When I’m cold, I’ll never put on a sweater — I‘m tougher than that.
“Excuse me, do you have the time?” She peered intently at me, her brown eyes eagerly seeking my answer.
I picked up my wooden cane and aimed it at the group of girls who’d accosted me.
“The time? All times are good times with Bais Yaakov!” And we all dissolved into giggles.
Way back in the 90s, airports were still fun places to visit. Couples went there on dates, parents took their kids there to run up and down the long hallways and watch planes land and take off from the observation deck. Security was the responsibility of a single clerk or two who manned the entrances to various wings.
I was straight out of seminary, teaching in an out-of-town high school. Spending a large part of my time in airports across the country, I and three other single teachers decided an airport would be the prime place for an extraordinary scavenger hunt.
The treasure? Us. We, the four teachers, were going to spread out in the airport and the girls would have to find us. The group that found all four would be the winners.
But we weren’t going down easily.
We each picked a disguise and took our costumes seriously.
One of my friends became a custodian, equipped with a dark wig, spritz bottle, and cleaner’s uniform.
Another of us was a stewardess, with a trim blue suit, chic scarf, and a sheitel pulled into a neat chignon. She walked briskly along the gates on her stiletto heels, her (empty) carryon rolling briskly behind her.
Another friend was a businessperson topped with a trim toupee, rimless glasses, a long trench coat, and attaché case.
And I? I was an old lady. Gray, short, curly wig. Cardigan over my stooped shoulders, a cane at my side. I wore thick orthotic stockings over ace bandages wrapped around my ankles. Thick-lensed glasses and a grandma purse on the crook of my arm completed the look.
The four of us piled into the car that would take us to the airport a half hour ahead of our hunters. In the darkened car, we could barely control our hysterics.
“Now remember,” the business associate among us was ever so brisk, “once we get to the airport, it’s straight into persona. No showing who you really are unless you recognize our girls, and then you can disclose the password: “All times are good times with Bais Yaakov!”
With a final round of cheers and hugs, we split up and headed into the bowels of the airport.
Security had been warned of our activity and they were enjoying every second of it — goes with my theory that being a security guard has got to be one of the most boring jobs in the world. Whenever they saw a Bais Yaakov girl heading in our direction, they’d pass on a signal and off we’d scurry to safety.
Well, my friends would scurry. I had the hardest time, because my persona demanded that I walk slowly, head bent. As I shuffled along, I got antsy and bored. Hobbling down one long hallway I realized I had gotten to a dead end. Lifting my head cautiously to make sure no Bais Yaakov girls were around, I straightened up, breathed a sigh of relief, and did a little tap dance with my cane to work out the stiffness in my back.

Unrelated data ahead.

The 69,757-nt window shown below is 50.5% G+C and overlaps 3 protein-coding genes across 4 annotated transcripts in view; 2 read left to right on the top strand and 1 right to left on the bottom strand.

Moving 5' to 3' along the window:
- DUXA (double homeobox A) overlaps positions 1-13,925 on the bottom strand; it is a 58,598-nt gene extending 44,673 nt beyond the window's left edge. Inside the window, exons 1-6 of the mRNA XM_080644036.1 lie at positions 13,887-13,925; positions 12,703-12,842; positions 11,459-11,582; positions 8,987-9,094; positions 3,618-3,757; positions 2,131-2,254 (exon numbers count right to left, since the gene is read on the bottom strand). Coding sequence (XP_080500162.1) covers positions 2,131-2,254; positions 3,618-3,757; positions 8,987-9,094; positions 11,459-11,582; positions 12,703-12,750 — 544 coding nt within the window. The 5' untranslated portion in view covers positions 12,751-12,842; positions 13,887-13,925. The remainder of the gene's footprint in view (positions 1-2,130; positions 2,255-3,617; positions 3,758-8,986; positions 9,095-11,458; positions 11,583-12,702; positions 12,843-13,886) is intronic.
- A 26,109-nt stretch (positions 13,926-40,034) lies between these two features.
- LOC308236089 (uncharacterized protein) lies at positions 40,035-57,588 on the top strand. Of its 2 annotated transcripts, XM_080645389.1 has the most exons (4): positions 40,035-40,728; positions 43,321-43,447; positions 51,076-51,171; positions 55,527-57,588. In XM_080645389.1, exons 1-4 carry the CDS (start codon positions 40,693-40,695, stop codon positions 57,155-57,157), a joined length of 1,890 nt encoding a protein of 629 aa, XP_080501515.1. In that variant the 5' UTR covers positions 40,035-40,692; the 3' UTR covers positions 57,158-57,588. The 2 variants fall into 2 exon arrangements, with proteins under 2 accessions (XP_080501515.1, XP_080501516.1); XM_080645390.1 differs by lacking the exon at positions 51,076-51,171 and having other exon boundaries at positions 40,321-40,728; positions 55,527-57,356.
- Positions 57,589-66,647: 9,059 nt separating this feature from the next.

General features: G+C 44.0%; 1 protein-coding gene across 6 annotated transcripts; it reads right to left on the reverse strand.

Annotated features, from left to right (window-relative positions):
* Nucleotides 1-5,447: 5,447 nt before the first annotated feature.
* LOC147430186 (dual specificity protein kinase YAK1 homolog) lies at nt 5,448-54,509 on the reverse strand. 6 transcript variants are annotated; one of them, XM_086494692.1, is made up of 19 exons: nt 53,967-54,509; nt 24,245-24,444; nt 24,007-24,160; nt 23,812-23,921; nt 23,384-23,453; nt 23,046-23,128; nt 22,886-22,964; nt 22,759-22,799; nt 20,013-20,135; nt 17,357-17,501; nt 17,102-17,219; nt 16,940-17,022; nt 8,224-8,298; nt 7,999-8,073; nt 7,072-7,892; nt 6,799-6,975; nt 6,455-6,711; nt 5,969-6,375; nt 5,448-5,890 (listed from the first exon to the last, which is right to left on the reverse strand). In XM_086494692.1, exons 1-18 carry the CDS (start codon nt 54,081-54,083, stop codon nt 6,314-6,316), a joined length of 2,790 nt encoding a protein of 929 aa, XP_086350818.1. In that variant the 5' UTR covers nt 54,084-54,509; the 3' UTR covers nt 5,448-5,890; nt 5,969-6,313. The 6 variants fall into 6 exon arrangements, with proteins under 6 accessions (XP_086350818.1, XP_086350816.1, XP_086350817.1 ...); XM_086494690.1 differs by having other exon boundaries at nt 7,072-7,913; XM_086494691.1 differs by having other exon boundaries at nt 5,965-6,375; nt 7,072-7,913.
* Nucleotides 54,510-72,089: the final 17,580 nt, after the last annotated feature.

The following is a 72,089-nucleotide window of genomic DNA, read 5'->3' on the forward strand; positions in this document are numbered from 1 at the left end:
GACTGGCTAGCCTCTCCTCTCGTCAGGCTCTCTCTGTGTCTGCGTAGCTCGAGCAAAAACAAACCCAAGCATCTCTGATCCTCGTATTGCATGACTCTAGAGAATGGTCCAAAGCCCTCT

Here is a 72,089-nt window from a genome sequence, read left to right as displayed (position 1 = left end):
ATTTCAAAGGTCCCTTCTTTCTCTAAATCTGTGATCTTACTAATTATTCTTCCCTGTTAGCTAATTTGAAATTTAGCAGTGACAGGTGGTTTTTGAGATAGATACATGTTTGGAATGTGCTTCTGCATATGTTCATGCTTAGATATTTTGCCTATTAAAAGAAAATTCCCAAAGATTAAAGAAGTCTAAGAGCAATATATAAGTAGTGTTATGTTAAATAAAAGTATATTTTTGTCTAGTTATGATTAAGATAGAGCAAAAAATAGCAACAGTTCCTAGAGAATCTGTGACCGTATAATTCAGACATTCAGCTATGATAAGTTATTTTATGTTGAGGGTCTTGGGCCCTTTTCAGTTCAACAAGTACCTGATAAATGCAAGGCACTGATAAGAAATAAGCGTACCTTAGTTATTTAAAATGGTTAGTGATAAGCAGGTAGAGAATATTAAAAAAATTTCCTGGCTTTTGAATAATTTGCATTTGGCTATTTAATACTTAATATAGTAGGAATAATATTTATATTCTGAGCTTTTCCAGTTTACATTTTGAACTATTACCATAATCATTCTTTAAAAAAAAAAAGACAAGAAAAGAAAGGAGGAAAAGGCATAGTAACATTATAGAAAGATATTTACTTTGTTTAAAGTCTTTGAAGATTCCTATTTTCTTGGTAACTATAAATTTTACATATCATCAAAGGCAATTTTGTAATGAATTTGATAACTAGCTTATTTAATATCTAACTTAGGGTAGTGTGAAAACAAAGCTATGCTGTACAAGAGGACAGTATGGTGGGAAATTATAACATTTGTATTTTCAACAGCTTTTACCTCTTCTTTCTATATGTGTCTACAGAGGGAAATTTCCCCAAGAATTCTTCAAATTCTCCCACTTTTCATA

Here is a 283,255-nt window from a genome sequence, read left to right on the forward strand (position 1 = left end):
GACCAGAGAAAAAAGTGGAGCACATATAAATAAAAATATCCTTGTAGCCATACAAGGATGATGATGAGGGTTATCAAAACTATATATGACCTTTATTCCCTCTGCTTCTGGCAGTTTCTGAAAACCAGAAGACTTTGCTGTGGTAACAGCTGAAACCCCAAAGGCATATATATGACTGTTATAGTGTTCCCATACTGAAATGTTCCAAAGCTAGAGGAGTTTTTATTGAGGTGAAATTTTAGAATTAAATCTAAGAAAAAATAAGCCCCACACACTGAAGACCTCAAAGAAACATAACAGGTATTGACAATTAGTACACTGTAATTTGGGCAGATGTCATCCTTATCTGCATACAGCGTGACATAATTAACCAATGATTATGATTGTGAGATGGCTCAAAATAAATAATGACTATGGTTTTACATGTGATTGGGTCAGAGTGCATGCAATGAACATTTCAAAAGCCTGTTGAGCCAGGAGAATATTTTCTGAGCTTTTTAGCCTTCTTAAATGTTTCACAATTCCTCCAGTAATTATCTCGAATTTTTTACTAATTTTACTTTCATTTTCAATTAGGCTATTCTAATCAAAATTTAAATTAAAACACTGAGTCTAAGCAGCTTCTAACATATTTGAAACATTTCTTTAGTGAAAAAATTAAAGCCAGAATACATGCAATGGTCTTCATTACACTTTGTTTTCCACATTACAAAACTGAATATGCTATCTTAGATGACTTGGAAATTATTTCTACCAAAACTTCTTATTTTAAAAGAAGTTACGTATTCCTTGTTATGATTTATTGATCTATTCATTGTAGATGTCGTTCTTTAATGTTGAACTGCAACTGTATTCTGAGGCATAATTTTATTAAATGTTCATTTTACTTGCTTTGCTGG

Then it was an about-face and shuffle- shuffle again. Little did I realize that an unaffiliated traveler had witnessed my impromptu jig until I saw him staring at little old lady me, looking supremely baffled.
My custodian friend ran into a few hurdles. Every time she entered a restroom there was, invariably, another custodian who told her that this was her beat. She finally busied herself spraying glass cases for several of the grateful vendors who lined the hallways.
Our stewardess became friends with a pack of real flight attendants and was even invited into an employees-only hall. She had to break our pact to inform her new acquaintances that she wasn’t allowed past that barrier.
And my business friend boned up on the stock market and on politics, both essential points of conversation when flying for business. She was invited into the business lounge but realized that the BY girls couldn’t follow her there.
The hunt ran for several fun-filled hours. Some groups found all four of us rather quickly, others ran off on wild-goose chases.
By the time we assembled at the baggage claim, our planned point of departure, we all agreed that as activities go, this one was a flying success!
It was late when I finally got back to my room that night. I unwound the ace bandages that were padding my ankles and pulling my shoulders into a stooped posture. I took off the gray wig, relieved to see my natural honey-colored hair again. And I put away the props of my persona, the cane, cardigan, and thick lenses, leaving just memories.
Nowadays, my kids are quick to notice that although I should wear glasses for reading, I generally refuse. And when I’m cold, I’ll never put on a sweater — I‘m tougher than that.
As far as a cane, I hope I’ll always be able to make my way through life on my own two feet, though maybe not as chipper as I used to be. And I haven’t yet graduated to orthotic stockings.
It’s one thing to step into the octogenarian era for one night. It’s another to admit that it’s not so far around the corner. Yet while I’m not about to embrace the props of aging in one fell swoop, I do bear in mind that these are also badges of honor. They symbolize the experience and hopefully wisdom that each passing year brings.
And meanwhile, I’ll keep trying to fill up my time, with good times.
(Originally featured in Family First, Issue 663)